Reason Roundup

The Chance of Your Uber Ride Ending in a Rape Is .00002%

Plus: Free trade and free speech, a teen's death in detention, and more...


99.9 percent of Uber rides are safe, according to the latest U.S. safety report from the ridesharing company. Nonetheless, the report—which covers 2017–2018—has been raising a lot of concern, fear, and outrage, thanks to a section on sexual assault.

Over the two-year period, the company says, around 6,000 sexual assaults took place during Uber rides. Some people seem to be taking this as meaning 6,000 Uber passengers were physically assaulted by their drivers. But according to the company's calculations, "drivers report assaults at roughly the same rate as riders across the 5 most serious categories of sexual assault."

In addition, the "most serious categories of sexual assault" includes such acts as non-sexual kissing on the head or cheek.

Needless to say, neither riders nor drivers should have to deal with unwanted physical contact of any sort. But when we think about how to make services like Uber safer, it's important to keep in mind that contractors for these companies need protection too. Right now, the narrative about ridesharing services and sexual assault in popular culture has been almost entirely focused on the threat Uber drivers might pose to customers.

It's also important to keep a sense of perspective. Uber facilitated nearly 4 million U.S. trips every day last year, according to the company. In 2017 and 2018, it averaged 3.1 million trips per day. Uber drivers completed a total of 2.3 billion trips over those two years.

Of these billions of trips, only 0.0003 percent included a report of a "critical safety incident," defined as a lethal accident, a physical assault resulting in death, or any sort of sexual assault.

The company defines "sexual assault" as "any physical or attempted physical contact that is reported to be sexual in nature and without the consent of the user. This can include incidents within the taxonomy ranging from Attempted Touching of a Non-Sexual Body Part (e.g., a user trying to touch a person's shoulder in a sexual/romantic way) to Non-Consensual Sexual Penetration."

In 2017–2018, Uber trips with critical safety incidents resulted in 126 fatalities, including:

  • 107 deaths from motor vehicle accidents (across 97 crashes), with about one fifth of the fatalities being Uber riders, one fifth Uber drivers, and the rest third parties, and
  • 19 deaths from physical assaults, including the deaths of eight riders, seven drivers, and four third parties.

Sexual assaults were reported in by category, with 45 percent of reported incidents involving riders as the accused party and 54 percent involving drivers. Reports were made by riders in 56 percent of alleged sexual assault incidents and by drivers 42 percent of the time.

To be classified as an Uber-related assault, the company required it to have occured during an active Uber-facilitated trip ("not necessarily with parties paired by the Uber app"), or between parties paired by the app within 48 hours of the trip's completion.

Over the two-year period, Uber saw around 4,792 incidents of unwanted kissing or touching reported, including:

  • 1,164 reports of non-consensual kissing of a non-sexual body part
  • 766 reports of non-consensual kissing of a sexual body part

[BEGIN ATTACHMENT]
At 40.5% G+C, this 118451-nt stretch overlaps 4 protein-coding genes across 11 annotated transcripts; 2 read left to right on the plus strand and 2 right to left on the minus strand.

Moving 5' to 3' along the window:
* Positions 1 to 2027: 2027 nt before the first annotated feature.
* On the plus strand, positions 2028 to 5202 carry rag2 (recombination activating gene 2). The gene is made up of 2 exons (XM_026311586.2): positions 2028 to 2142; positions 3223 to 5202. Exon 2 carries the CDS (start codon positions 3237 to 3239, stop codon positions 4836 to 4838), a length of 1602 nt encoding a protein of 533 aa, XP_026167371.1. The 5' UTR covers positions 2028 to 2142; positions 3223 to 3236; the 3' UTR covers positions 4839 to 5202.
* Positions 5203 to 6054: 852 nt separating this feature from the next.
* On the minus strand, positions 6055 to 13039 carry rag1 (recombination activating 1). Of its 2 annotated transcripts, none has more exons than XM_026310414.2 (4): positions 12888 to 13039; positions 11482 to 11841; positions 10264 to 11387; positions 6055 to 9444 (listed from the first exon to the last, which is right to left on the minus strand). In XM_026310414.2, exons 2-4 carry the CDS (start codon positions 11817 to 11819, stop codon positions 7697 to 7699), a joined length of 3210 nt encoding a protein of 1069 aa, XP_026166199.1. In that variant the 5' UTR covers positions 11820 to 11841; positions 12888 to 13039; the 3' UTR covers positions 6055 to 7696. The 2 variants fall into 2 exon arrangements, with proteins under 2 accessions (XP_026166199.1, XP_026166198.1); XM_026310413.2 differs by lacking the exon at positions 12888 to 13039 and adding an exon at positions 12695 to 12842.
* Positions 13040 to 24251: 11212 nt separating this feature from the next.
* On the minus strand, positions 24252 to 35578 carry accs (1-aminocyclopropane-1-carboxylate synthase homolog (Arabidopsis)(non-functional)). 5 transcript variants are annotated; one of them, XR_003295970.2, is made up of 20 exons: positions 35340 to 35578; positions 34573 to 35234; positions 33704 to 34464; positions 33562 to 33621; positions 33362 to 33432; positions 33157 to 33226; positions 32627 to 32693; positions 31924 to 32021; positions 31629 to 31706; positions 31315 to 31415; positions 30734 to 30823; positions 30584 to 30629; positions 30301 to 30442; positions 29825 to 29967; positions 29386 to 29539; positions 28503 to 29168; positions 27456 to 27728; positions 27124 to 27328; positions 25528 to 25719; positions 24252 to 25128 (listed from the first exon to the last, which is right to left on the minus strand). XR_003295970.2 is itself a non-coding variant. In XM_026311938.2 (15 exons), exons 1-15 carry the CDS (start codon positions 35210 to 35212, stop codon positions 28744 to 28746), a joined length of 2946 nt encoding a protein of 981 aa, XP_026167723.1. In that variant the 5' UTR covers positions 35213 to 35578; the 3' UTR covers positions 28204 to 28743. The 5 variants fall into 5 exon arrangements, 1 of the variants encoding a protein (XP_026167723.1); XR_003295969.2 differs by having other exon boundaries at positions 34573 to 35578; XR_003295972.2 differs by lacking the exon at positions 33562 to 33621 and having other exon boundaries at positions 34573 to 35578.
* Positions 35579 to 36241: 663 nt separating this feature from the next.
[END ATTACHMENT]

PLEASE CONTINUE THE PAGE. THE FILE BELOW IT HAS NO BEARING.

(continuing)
• 3,000 reports of non-consensual touching of a sexual body part

More than half—54 percent—of reports of unwanted non-sexual kissing attempts came from drivers. "The majority (roughly 60%) of reports in this category involved a person kissing another person's cheek or neck," the report says.

The company had 464 reports of rape (or "non-consensual sexual penetration," as Uber puts it) and 587 additional reports of attempted rape. Seventy-two percent of reports in these categories were made by riders. Any attempts to remove a person's clothes "to access a sexual body part" were classified in the attempted rape category. "For example, an incident report stating that a rider tried to pull up a female driver's shirt would be classified as Attempted Non-Consensual Sexual Penetration, despite the lack of further details of the incident, since there was an attempt to remove clothing to access the breasts," Uber states.

Across all of the five categories, assaults were down 16 percent in 2018 from 2017.



Video undermines official account of detainee death. Video from the night of migrant teen Carlos Gregorio Hernandez Vasquez's death seems "to contradict the government's assurances about how Mr. Hernandez Vasquez was cared for," The New York Times reports:

Following Mr. Hernandez Vasquez's death, a news release stated that he was discovered by federal agents during a welfare check. But a video recording provided by the Police Department in Weslaco, Texas, which initially investigated the case, shows that his death was flagged by his cellmate. Customs and Border Protection officials have not explained why the recording—in which the teenager vomits blood on the floor, his body crumpling and squirming in apparent distress—has a four-hour gap or why the nurse practitioner's advice was ignored.


Read Eric Boehm on Pelosi's bad ideas for our trade deal with Canada and Mexico.


  • The sex-trafficking law FOSTA "hasn't actually prevented child trafficking," says U.S. Rep. Ro Khanna. "If anything, it's had websites turning a blind eye to it and forced it underground." 
  • Documentary filmmakers are suing over the Trump administration's social-media disclosure law for foreign travelers.
  • U.S. Citizenship and Immigration Services is considering a massive spike in genealogy record fees.